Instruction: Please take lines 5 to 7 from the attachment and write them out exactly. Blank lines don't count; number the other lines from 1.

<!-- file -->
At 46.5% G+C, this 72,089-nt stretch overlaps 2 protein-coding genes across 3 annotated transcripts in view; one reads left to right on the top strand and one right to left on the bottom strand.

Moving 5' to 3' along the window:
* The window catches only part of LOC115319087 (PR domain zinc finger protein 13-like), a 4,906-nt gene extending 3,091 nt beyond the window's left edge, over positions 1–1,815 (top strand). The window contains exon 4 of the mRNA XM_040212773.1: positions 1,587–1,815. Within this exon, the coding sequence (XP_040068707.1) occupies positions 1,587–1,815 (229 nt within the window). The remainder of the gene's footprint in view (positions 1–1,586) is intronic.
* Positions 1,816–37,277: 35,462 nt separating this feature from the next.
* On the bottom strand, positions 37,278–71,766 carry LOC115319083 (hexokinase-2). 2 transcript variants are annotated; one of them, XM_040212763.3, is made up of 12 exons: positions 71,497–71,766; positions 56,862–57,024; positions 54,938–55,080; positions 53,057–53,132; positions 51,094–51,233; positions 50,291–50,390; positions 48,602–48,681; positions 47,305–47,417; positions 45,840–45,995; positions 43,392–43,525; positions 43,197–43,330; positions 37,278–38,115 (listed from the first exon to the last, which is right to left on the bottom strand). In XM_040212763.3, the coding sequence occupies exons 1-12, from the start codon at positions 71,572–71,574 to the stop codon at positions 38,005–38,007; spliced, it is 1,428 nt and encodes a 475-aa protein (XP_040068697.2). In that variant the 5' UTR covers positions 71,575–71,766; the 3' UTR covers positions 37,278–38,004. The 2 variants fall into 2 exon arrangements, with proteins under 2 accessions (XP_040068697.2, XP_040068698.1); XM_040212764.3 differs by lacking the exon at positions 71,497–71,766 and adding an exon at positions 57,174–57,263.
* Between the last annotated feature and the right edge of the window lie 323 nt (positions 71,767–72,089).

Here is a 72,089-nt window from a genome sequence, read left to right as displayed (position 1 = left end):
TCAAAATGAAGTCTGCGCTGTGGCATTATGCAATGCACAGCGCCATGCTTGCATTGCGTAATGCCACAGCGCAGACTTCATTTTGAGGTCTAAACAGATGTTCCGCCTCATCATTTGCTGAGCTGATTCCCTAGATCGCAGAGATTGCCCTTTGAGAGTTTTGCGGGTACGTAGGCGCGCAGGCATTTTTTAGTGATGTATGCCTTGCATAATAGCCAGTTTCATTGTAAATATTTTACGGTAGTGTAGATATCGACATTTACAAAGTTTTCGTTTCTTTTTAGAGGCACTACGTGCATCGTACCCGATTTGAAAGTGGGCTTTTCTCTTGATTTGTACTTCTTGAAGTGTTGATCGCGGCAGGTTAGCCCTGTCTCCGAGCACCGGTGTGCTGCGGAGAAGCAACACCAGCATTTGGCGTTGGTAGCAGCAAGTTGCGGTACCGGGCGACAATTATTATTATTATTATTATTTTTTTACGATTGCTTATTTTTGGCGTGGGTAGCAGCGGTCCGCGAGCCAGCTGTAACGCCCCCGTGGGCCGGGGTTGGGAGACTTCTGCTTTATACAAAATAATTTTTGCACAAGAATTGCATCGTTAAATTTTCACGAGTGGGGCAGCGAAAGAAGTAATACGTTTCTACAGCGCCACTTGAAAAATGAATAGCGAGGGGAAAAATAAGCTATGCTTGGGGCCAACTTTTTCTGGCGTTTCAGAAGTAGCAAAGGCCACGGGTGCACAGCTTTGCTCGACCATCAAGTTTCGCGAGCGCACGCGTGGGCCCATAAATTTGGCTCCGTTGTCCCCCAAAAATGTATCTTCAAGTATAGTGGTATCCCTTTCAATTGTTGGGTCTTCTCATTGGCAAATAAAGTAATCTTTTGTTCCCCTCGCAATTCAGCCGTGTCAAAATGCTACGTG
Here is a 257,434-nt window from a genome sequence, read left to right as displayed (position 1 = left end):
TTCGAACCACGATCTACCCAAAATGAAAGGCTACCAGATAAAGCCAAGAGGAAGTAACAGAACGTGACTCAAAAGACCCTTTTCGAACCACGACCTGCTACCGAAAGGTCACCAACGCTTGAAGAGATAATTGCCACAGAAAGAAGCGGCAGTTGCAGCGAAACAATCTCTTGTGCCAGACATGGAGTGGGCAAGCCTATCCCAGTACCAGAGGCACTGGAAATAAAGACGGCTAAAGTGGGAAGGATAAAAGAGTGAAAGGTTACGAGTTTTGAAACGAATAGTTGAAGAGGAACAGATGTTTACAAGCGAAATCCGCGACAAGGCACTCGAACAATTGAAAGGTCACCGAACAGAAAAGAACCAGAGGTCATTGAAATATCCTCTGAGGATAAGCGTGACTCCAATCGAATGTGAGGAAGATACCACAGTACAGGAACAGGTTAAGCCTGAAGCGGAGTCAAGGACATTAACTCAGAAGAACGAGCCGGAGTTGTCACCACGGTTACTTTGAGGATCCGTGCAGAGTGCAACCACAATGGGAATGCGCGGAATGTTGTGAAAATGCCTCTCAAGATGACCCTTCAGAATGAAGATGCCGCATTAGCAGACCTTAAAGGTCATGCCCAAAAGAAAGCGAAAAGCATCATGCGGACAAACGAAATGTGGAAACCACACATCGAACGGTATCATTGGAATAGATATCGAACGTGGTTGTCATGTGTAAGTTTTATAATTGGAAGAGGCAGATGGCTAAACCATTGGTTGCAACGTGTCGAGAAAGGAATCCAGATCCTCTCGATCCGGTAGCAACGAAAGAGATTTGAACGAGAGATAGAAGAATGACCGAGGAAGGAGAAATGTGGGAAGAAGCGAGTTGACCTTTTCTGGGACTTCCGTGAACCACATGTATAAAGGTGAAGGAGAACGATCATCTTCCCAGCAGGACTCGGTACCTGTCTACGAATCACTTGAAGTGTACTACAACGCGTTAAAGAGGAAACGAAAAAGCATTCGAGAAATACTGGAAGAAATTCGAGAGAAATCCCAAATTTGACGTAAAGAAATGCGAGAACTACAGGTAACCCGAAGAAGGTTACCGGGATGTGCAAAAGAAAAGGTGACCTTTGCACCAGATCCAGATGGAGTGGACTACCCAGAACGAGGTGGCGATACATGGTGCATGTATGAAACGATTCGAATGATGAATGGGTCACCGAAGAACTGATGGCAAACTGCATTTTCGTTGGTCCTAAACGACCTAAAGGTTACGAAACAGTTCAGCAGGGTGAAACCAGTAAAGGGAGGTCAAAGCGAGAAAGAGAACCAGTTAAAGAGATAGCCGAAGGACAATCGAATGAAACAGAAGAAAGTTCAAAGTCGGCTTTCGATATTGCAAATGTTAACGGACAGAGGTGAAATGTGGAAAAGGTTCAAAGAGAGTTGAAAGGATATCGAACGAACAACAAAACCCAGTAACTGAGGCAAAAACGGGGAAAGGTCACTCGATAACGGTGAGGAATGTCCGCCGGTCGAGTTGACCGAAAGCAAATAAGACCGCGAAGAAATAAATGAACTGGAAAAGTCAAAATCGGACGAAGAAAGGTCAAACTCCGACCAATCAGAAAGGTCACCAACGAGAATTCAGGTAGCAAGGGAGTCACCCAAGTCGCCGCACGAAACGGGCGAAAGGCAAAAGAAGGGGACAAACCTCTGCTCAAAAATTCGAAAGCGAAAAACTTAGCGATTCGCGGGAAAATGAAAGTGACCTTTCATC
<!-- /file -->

* On the bottom strand, positions 37,278–71,766 carry LOC115319083 (hexokinase-2). 2 transcript variants are annotated; one of them, XM_040212763.3, is made up of 12 exons: positions 71,497–71,766; positions 56,862–57,024; positions 54,938–55,080; positions 53,057–53,132; positions 51,094–51,233; positions 50,291–50,390; positions 48,602–48,681; positions 47,305–47,417; positions 45,840–45,995; positions 43,392–43,525; positions 43,197–43,330; positions 37,278–38,115 (listed from the first exon to the last, which is right to left on the bottom strand). In XM_040212763.3, the coding sequence occupies exons 1-12, from the start codon at positions 71,572–71,574 to the stop codon at positions 38,005–38,007; spliced, it is 1,428 nt and encodes a 475-aa protein (XP_040068697.2). In that variant the 5' UTR covers positions 71,575–71,766; the 3' UTR covers positions 37,278–38,004. The 2 variants fall into 2 exon arrangements, with proteins under 2 accessions (XP_040068697.2, XP_040068698.1); XM_040212764.3 differs by lacking the exon at positions 71,497–71,766 and adding an exon at positions 57,174–57,263.
* Between the last annotated feature and the right edge of the window lie 323 nt (positions 71,767–72,089).

Here is a 72,089-nt window from a genome sequence, read left to right as displayed (position 1 = left end):